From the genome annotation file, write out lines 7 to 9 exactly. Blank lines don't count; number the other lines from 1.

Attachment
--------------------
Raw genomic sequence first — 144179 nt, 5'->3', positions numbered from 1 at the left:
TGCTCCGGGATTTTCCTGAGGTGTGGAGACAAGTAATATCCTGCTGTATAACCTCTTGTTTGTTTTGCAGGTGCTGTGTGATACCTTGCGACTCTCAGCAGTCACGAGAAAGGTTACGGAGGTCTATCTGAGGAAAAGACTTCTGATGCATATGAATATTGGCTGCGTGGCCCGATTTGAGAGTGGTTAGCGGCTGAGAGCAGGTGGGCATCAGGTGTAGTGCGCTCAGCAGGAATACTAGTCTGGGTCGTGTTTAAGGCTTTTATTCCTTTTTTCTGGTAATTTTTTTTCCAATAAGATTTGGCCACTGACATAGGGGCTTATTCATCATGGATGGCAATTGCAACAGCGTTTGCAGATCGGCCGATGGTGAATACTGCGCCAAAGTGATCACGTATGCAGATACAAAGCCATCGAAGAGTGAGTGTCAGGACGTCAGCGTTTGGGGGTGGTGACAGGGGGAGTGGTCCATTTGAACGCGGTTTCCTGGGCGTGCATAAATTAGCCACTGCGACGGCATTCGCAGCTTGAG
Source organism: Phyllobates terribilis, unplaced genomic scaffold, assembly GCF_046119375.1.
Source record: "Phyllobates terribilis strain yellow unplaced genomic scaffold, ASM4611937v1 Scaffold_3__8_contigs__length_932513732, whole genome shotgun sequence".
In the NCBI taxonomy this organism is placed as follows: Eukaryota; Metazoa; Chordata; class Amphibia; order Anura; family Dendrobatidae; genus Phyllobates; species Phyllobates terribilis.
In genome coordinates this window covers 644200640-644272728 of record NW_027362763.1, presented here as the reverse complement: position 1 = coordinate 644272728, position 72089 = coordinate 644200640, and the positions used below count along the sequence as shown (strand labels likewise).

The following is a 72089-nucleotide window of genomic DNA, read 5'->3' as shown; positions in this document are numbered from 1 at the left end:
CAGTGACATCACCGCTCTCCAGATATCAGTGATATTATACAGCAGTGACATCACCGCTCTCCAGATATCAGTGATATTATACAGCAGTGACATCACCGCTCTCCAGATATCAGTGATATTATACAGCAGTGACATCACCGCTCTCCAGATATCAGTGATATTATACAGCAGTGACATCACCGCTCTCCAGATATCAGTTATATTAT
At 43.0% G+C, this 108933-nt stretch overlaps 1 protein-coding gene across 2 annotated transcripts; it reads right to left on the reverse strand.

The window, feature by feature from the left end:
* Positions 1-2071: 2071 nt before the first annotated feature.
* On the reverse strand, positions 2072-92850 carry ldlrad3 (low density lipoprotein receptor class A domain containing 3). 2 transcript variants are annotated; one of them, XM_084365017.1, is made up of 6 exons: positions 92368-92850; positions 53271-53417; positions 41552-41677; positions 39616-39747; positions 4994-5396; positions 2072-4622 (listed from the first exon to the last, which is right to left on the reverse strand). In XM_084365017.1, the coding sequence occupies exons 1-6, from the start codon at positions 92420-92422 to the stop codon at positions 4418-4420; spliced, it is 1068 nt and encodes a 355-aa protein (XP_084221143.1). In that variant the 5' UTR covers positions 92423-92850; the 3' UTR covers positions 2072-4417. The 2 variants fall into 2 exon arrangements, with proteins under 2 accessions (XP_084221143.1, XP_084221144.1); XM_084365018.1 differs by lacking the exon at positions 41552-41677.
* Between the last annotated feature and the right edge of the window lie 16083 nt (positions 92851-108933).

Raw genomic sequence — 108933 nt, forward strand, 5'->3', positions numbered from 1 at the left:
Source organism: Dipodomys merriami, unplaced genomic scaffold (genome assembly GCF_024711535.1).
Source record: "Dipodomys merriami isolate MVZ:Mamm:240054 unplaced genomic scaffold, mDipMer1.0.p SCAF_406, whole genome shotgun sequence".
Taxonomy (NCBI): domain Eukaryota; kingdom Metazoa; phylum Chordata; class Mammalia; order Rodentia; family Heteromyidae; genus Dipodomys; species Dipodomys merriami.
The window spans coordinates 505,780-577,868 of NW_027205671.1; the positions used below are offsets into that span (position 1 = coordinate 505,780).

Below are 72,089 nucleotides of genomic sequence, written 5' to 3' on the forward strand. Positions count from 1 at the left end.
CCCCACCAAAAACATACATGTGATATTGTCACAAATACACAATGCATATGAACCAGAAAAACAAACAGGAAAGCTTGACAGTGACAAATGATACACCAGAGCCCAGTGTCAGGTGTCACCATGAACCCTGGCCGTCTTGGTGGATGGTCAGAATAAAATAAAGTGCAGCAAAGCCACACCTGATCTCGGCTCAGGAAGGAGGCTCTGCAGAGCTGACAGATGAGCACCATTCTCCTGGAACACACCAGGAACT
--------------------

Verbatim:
The following is a 72089-nucleotide window of genomic DNA, read 5'->3' as shown; positions in this document are numbered from 1 at the left end:
CAGTGACATCACCGCTCTCCAGATATCAGTGATATTATACAGCAGTGACATCACCGCTCTCCAGATATCAGTGATATTATACAGCAGTGACATCACCGCTCTCCAGATATCAGTGATATTATACAGCAGTGACATCACCGCTCTCCAGATATCAGTGATATTATACAGCAGTGACATCACCGCTCTCCAGATATCAGTTATATTAT
At 43.0% G+C, this 108933-nt stretch overlaps 1 protein-coding gene across 2 annotated transcripts; it reads right to left on the reverse strand.